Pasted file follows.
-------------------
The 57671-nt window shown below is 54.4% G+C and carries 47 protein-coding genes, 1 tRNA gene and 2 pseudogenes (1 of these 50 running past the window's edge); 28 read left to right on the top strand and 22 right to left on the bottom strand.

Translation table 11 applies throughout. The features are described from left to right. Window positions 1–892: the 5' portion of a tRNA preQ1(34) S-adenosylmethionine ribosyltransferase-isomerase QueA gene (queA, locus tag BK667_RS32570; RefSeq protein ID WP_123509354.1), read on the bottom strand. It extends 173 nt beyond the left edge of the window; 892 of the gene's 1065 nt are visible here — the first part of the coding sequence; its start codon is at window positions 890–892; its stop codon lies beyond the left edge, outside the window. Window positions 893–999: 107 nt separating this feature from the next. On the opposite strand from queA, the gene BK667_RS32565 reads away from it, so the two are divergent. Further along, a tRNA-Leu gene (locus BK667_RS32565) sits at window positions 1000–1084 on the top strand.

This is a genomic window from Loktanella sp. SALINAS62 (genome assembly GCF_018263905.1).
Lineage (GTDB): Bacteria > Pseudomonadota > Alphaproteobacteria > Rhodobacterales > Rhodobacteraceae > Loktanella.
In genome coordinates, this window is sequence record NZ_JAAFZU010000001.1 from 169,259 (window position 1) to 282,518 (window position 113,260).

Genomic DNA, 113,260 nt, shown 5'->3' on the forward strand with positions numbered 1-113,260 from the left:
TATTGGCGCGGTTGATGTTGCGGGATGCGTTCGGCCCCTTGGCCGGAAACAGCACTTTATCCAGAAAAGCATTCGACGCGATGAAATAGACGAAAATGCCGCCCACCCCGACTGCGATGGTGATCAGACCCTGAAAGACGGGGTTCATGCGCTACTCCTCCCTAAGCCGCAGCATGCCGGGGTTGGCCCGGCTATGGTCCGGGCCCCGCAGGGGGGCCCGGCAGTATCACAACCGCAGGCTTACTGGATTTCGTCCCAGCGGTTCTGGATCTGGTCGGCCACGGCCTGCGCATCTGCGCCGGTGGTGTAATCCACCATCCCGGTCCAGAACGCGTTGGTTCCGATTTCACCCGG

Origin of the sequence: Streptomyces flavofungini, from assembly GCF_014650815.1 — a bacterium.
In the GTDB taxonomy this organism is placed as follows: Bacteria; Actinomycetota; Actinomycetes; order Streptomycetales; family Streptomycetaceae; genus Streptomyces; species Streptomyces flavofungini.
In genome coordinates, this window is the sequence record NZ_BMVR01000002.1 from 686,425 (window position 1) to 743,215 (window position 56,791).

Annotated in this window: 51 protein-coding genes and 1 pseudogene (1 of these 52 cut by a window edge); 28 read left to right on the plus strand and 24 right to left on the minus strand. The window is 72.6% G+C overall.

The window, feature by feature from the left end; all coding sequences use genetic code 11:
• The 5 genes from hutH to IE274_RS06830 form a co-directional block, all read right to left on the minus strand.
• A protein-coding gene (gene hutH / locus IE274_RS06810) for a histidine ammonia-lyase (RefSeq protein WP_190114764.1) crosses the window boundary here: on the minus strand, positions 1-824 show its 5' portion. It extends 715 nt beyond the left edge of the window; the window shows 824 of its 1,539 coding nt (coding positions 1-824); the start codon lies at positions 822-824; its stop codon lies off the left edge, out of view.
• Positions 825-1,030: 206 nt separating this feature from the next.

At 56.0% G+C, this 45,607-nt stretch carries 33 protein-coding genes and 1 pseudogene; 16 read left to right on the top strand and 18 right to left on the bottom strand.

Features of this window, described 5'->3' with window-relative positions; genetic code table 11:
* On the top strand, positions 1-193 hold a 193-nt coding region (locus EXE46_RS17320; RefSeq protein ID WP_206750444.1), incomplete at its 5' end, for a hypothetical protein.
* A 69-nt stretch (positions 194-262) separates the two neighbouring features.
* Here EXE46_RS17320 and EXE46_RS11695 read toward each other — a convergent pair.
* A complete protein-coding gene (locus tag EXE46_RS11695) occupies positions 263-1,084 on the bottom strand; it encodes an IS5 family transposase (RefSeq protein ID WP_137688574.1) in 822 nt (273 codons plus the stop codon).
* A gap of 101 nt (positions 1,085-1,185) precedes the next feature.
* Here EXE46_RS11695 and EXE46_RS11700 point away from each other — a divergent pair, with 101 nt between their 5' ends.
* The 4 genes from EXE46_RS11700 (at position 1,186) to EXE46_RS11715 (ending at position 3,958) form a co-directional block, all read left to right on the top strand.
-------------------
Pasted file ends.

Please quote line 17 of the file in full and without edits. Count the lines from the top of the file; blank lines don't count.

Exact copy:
Features of this window, described 5'->3' with window-relative positions; genetic code table 11: